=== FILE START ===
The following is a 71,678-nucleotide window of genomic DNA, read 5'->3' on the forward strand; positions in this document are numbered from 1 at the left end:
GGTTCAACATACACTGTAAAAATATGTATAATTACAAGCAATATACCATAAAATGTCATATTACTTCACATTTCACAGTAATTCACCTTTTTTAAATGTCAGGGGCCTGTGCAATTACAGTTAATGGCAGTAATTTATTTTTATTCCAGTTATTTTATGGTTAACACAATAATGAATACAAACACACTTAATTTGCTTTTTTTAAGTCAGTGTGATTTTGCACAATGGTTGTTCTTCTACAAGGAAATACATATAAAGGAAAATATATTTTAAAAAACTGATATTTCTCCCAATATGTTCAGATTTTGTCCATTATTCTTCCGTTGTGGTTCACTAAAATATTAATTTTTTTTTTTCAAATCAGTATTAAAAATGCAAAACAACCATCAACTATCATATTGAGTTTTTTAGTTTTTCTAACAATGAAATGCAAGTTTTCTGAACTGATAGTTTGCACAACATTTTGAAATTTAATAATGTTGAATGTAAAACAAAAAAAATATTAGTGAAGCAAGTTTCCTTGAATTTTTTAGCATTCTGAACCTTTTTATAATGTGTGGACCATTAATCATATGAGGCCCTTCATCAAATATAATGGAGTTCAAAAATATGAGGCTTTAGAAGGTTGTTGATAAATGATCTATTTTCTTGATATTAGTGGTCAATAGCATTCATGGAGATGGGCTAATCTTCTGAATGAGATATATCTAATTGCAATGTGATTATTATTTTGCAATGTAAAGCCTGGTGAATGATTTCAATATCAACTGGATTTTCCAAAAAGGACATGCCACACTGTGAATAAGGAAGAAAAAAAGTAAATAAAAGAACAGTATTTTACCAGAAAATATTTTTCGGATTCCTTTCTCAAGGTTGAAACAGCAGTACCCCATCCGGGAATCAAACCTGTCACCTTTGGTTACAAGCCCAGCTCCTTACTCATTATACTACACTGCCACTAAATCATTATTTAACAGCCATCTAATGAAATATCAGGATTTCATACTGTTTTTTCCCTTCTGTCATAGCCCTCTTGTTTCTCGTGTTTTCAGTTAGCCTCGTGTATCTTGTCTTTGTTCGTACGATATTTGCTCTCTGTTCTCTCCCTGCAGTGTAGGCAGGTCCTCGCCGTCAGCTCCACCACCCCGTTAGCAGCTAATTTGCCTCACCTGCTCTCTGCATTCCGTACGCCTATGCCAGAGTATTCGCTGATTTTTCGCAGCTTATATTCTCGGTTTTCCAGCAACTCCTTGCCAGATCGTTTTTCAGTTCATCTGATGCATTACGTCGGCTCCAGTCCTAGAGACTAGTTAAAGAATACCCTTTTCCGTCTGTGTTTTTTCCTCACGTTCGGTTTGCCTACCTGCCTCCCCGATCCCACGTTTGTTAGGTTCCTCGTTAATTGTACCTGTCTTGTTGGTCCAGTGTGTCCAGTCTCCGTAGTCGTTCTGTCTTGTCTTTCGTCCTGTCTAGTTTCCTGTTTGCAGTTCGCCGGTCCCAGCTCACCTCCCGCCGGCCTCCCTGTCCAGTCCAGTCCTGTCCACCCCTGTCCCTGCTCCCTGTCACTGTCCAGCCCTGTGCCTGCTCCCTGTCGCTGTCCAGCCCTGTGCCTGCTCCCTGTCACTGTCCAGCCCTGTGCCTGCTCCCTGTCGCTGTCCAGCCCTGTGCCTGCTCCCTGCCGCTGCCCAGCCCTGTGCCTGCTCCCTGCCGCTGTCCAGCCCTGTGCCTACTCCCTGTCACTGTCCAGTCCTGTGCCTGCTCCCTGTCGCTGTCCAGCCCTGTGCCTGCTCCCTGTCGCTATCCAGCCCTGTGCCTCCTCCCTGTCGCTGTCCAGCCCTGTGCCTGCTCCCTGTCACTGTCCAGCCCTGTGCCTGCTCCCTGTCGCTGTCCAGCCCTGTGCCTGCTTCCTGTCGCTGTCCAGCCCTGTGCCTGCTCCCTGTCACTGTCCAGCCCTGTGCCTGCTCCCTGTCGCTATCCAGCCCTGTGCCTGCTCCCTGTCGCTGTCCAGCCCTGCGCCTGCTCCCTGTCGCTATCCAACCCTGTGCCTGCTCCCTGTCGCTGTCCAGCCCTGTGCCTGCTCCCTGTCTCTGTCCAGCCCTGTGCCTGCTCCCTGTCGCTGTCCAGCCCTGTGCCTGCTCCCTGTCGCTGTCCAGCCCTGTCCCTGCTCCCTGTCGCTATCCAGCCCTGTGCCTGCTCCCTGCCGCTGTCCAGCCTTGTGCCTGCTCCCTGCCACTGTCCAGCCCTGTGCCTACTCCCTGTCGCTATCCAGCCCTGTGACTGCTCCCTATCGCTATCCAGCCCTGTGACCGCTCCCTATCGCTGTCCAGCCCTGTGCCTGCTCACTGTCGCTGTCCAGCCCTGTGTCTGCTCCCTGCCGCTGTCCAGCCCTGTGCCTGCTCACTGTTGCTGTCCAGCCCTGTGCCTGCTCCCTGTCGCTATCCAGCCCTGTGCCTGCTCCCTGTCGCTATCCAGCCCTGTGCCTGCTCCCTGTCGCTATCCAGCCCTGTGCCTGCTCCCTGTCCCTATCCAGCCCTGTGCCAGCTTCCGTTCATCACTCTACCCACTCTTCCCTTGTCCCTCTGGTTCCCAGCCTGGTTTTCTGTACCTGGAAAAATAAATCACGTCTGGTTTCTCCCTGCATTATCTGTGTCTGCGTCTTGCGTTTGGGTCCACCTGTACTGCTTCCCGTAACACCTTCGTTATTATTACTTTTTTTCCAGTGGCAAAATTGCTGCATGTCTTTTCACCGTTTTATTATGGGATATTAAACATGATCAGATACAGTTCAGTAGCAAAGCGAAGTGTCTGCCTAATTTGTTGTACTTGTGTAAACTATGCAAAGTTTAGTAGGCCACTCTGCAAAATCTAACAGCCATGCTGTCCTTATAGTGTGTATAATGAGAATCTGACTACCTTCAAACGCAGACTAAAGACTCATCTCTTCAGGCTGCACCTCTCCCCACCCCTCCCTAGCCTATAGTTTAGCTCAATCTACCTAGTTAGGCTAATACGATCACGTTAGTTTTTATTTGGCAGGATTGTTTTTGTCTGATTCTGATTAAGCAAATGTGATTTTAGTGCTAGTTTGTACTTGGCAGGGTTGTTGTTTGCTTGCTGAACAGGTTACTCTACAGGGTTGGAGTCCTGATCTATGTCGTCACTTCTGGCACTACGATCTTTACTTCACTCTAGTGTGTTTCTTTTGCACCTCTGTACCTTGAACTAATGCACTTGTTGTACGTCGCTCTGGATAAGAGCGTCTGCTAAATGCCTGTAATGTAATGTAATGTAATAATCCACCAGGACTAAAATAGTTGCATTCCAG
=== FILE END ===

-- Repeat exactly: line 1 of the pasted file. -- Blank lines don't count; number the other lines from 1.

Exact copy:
The following is a 71,678-nucleotide window of genomic DNA, read 5'->3' on the forward strand; positions in this document are numbered from 1 at the left end: